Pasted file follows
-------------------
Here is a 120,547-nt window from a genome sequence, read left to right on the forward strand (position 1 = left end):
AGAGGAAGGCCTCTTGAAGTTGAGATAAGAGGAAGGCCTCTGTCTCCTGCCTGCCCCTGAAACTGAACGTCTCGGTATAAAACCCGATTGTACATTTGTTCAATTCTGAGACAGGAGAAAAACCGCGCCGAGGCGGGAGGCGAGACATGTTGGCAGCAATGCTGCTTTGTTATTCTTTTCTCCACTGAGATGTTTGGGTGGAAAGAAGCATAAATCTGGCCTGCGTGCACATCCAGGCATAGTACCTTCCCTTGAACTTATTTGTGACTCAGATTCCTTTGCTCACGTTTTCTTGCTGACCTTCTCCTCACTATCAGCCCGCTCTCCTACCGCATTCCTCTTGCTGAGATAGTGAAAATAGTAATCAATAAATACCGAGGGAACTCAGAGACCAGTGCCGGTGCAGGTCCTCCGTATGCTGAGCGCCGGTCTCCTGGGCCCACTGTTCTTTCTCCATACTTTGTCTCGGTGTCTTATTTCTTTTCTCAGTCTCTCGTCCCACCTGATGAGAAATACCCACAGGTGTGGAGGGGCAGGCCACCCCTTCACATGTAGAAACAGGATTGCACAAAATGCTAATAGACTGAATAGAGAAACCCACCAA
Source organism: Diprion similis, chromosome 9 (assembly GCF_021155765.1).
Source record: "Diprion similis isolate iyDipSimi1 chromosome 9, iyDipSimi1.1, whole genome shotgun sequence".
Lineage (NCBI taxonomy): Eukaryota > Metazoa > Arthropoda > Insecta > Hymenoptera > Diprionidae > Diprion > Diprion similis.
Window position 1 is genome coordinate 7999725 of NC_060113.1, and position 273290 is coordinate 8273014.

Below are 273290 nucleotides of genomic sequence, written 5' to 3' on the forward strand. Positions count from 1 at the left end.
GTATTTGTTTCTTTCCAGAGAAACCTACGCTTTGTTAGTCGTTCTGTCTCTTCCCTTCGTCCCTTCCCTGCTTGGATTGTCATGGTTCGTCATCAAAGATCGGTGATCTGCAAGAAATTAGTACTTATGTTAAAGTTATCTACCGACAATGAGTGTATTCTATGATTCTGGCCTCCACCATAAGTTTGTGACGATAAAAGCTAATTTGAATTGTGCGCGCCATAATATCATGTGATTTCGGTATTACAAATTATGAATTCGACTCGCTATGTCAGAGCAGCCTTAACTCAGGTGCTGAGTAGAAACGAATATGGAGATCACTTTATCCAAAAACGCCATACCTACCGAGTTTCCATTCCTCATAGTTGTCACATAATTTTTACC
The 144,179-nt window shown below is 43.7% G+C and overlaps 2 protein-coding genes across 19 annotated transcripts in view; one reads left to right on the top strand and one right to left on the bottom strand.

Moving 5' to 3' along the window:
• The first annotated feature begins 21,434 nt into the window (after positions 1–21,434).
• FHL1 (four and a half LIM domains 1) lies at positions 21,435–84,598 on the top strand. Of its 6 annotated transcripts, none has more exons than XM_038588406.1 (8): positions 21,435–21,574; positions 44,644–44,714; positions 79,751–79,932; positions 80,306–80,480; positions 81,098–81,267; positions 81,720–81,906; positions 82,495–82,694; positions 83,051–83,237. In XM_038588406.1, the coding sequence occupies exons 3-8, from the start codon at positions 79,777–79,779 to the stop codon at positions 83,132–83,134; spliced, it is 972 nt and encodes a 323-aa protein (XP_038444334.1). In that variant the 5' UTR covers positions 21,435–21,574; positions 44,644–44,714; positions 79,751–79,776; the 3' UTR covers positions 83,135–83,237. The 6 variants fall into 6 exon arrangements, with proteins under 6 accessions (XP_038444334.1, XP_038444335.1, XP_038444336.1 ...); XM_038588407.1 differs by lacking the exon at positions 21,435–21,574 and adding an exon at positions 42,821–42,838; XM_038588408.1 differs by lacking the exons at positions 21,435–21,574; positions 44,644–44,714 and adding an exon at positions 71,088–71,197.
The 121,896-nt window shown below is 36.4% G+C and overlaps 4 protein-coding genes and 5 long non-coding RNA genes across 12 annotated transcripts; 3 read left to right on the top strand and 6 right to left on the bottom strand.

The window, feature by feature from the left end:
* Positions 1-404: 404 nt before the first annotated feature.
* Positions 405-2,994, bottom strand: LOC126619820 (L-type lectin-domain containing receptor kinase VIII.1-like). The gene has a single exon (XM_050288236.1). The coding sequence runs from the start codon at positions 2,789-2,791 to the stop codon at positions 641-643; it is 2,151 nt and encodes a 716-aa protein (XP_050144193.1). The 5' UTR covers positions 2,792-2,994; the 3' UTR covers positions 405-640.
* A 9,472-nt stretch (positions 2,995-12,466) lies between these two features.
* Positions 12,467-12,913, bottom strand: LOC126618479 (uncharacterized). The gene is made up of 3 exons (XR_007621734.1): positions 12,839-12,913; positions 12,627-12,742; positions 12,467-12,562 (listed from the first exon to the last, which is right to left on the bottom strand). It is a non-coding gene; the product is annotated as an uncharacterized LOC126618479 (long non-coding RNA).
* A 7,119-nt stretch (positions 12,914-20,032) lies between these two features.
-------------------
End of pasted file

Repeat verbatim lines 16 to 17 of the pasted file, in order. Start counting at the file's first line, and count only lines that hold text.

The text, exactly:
* Positions 405-2,994, bottom strand: LOC126619820 (L-type lectin-domain containing receptor kinase VIII.1-like). The gene has a single exon (XM_050288236.1). The coding sequence runs from the start codon at positions 2,789-2,791 to the stop codon at positions 641-643; it is 2,151 nt and encodes a 716-aa protein (XP_050144193.1). The 5' UTR covers positions 2,792-2,994; the 3' UTR covers positions 405-640.
* A 9,472-nt stretch (positions 2,995-12,466) lies between these two features.